# Part 1: Visualizing and understanding the data¶

## Using Trello to organize articles¶

I tend to spend a lot of time on the Internet reading articles about almost everything.

But there is a problem: it is very easy to be overwhelmed by tons of stuff to read and watch.

In the beginning, I was doing it the lazy way, opening a new tab with the content I wanted to read, telling myself: "yes I will go back to it soon, it sounds very interesting and if I don't read it, I will miss out on something cool". But this tab would stay opened for months (really). Sometimes it would be closed by inadvertance or lazyness and would be forgotten in the limbo.

This was a bad habit. One day I discovered Trello, a genuine project management tool, and I decided to give it a try. I would use it not for work or anything related, but just as a personal assistant to remember some of my stuff.

Quickly it became part of my daily routine. Along with the mobile app, it turned out to be a convenient way to access any content that I have stored on Trello. Naturally, the idea of using it to save and organize articles came by itself.

I created a board called To Read and Watch, with four lists:

• To Watch
• Done
• Save

How does it work? Everytime I spot or open an article that looks interesting and I know I will have to read it sooner or later, I reference it in the list To Read as a card. The title of the card corresponds to the title of the article and the link is in the description.

I use labels to classify my articles, so when I want to read something I can easily make a choice depending on my current mood. Some labels examples:

• Programming
• Maths
• News
• Culture
• Music
• ...

When I am done reading or watching, I move the card to the list Done, or the list Save if it was a good read that could lead to further investigations.

I have been doing this for more than one year already and this has been very convenient to me. It is way more flexible because Trello can be accessed from my personal computer, phone, tablet, work computer ... In a way, I always feel like there is something to learn and read, wherever I could be as long as I have one of these devices with me. If I have to wait for the bus for example and feel bored, I know there is already a selection of interesting stuff that are just waiting to be "processed".

Structuring my readings with this method makes it straightforward to keep track of everything. Sometimes I recall something I have read somewhere on the Internet, but it's been too long or my memories are too fusy. Trello provides a good search functionality, so there is a way to find the related article, as long as I remember what it was about.

I am usually very curious, and seeing all of this data being created and stored (by me!) makes me want to analyze it in order to know more about myself.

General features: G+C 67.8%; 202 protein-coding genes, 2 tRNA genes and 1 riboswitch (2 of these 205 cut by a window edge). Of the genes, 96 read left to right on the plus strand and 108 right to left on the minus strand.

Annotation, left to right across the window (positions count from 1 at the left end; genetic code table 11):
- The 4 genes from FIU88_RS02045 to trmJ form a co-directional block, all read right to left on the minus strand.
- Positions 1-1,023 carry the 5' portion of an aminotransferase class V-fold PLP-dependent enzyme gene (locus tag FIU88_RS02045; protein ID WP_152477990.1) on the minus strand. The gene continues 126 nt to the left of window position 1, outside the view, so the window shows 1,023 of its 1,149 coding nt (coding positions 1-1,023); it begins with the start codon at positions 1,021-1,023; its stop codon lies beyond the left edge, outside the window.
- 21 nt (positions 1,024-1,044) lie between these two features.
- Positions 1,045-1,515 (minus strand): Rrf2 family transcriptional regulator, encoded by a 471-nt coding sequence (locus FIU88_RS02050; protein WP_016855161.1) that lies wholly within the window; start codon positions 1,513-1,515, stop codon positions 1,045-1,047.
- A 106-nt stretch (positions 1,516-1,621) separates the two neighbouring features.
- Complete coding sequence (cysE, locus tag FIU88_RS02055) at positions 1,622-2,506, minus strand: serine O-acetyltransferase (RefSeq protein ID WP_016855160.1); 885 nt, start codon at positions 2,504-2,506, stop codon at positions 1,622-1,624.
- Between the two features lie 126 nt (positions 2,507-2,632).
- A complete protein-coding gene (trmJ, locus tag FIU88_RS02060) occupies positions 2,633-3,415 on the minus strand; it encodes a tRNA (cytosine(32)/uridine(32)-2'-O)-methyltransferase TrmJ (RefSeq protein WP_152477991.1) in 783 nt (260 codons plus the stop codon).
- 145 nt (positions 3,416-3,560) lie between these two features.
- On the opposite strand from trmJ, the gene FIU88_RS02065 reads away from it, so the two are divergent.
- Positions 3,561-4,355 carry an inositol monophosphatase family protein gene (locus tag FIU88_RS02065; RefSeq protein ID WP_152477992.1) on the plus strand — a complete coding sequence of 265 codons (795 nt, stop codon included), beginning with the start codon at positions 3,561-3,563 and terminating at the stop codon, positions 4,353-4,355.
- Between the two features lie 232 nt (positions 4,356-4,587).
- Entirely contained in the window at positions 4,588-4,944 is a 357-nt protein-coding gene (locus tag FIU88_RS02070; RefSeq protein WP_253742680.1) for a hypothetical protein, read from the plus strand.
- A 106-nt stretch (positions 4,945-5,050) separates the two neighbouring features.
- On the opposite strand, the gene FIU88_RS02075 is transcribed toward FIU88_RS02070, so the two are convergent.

There are a lot of questions that can be asked about reading habits. Many of them relate to personal interests and can teach new things about personality:

• How many articles have I read or are still in the queue?
• What is the label I use the most?
• How long does an article stay in the To Read in average?
• What day of the week are there the most articles moved from To Read to Done?
• What kind of topic is the most present in my lists?

All of this is very exciting. As I am writing right now I haven't even started playing with the data, Python and graphs, but I know the results will be fascinating.

## How to do that?¶

Trello provides an API, and that's a good news. With the API it's even possible to access more data than using the standard web UI.

So that's our tool! Couple to that I will use Python, because requests, beautifulsoup and matplotlib are wonderful tools.

## Structure¶

The notebook has been built as a collection of experiments, that have been added progressively (more like a draft).

I keep iterating on this so there might be more content or modifications in the future.

## Getting started with the Trello API¶

Let's get started!

First thing to do is to become more familiar with the API. This first part will be all about data wrangling and how to arrange the data in a nice way so it becomes easy to use.

In [1]:
import os
import requests
import json

TRELLO_API = 'https://api.trello.com/1/'

# Read the API keys from the environment variables
TRELLO_API_KEY = os.getenv('TRELLO_API_KEY', '')
TRELLO_API_SECRET = os.getenv('TRELLO_API_SECRET', '')
TRELLO_TOKEN = os.getenv('TRELLO_TOKEN', '')

auth = '?key=' + TRELLO_API_KEY + '&token=' + TRELLO_TOKEN

BOARD_ID = os.getenv('TRELLO_BOARD_ID', '')


Now that everything is set up, let's start getting some data.

## Get the total number of cards for each of the four lists¶

An easy one to get started.

In [2]:
# Get the board
board = requests.get(TRELLO_API + 'boards/' + BOARD_ID + auth).json()

# Get the board labels
board_labels = board['labelNames'];

# Basic information about the lists in that board
raw_lists = requests.get(TRELLO_API + 'boards/' + BOARD_ID + '/lists' + auth).json()

lists_filter = ['To Read', 'To Watch', 'Done', 'Save']

# Reformat the lists to a dic list_name -> list_id
lists_ids = {x['name']: x['id'] for x in raw_lists if x['name'] in lists_filter}